I might simply advance the distributor a few degrees to see if the stumble improves or goes away. CAUTION! If in advancing the timing for this test you hear any kind of engine "pinging" or "rattling" from detonation, take your foot off the gas pedal - your timing is too far advanced and you do not want to damage the engine. If it does improve your problem, return the distributor back to its original setting so as not to have timing too far advanced and then go about tailoring your engine timing to bring it to where the engine likes it, not what the owners manuals say to do. Just a couple of advance degrees at the crank pulley can make a big difference in engine performance.

So a few things to look into and check. To know what it is, sometimes you have to check/adjust things to know what it isn't. :thumbsup:
 

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Discussion Starter #9
I to am leaning towards heat soak, however, I will look into other scenarios as you suggest. Right now timing is set to 6 degrees btdc and points gap @.018. I am still going to wait for cooler temps. Highs this week in the low 70s and lows around 60.
I look at the forum quite frequently and I as well as other members, I am sure, appreciate the time and effort you spend to help others out and share your knowledge. It doesn't go unnoticed!
 

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I'm with Pontiac Jim 100% on this---it was my first thought too. I have experienced this with several carbureted cars, the worst one is my '61 Corvette with dual 4 barrel carbs. It actually will die out after a ten minute heat soak...as soon as I drive a block or two to pull cool air though the radiator, it does just fine. An electronic HEI ignition is MUCH more likely to give you heat related issues than a standard points and condenser ignition system. I used to tune cars for a living, and worked on literally thousands of carbureted cars with points ignition. This problem with heat soak didn't occur until about 15 years ago as fuels were being formulated more for FI cars and are more volatile than the old fuels, which resisted boil-off.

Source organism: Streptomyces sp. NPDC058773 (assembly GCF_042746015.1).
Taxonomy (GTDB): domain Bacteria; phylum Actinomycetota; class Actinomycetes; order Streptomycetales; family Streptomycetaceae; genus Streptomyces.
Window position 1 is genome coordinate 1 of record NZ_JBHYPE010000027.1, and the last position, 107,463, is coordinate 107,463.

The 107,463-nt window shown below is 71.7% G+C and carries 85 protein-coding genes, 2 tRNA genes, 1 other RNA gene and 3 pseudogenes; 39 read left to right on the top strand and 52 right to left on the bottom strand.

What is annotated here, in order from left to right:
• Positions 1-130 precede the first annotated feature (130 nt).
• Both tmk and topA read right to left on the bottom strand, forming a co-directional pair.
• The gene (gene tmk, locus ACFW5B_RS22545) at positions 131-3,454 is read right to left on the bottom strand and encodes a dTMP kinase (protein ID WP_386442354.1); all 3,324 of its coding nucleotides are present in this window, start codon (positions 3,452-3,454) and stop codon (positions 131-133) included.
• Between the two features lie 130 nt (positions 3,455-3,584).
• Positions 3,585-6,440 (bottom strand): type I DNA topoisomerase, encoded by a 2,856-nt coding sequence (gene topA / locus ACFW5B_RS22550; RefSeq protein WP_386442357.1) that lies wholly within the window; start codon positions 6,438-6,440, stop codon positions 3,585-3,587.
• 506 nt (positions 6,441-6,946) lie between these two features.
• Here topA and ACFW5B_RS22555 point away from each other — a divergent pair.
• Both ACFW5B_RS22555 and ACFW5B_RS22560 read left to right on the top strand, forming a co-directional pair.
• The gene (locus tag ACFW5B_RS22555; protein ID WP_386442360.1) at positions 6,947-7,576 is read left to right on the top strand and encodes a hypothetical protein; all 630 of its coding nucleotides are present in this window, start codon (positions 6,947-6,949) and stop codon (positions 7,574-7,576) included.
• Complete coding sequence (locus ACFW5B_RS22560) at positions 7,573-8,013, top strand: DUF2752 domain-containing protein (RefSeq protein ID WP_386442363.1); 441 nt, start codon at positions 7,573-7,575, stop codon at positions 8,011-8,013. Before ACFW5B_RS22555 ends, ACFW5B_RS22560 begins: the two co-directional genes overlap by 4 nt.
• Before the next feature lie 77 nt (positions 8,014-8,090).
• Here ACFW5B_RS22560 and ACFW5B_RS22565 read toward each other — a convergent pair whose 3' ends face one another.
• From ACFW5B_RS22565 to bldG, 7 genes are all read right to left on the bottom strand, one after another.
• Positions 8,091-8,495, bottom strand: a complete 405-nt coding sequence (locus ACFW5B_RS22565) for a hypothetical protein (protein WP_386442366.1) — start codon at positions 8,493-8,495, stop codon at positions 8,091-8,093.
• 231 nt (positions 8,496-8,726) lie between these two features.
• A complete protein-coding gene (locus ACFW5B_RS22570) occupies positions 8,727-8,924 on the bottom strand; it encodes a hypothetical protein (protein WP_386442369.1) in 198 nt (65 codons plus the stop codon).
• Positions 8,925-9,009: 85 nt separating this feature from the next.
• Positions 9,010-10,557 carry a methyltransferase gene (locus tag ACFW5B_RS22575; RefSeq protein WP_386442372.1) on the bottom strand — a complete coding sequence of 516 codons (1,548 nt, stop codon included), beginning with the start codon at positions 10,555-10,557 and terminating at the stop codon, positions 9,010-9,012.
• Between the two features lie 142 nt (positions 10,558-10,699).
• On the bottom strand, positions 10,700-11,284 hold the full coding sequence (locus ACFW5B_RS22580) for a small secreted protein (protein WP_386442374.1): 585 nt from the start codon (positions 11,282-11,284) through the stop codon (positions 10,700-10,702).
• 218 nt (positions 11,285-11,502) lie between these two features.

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Discussion Starter #11
Thanks Geeteeohguy. The easiest thing for me to do right now is see how it does as the temps cool here, That way I can try to eliminate the heat soak issue. If it is a heat soak issue, I think the first thing I will try is the electric fuel pump from the gas tank going to the manual fuel pump and see if that helps.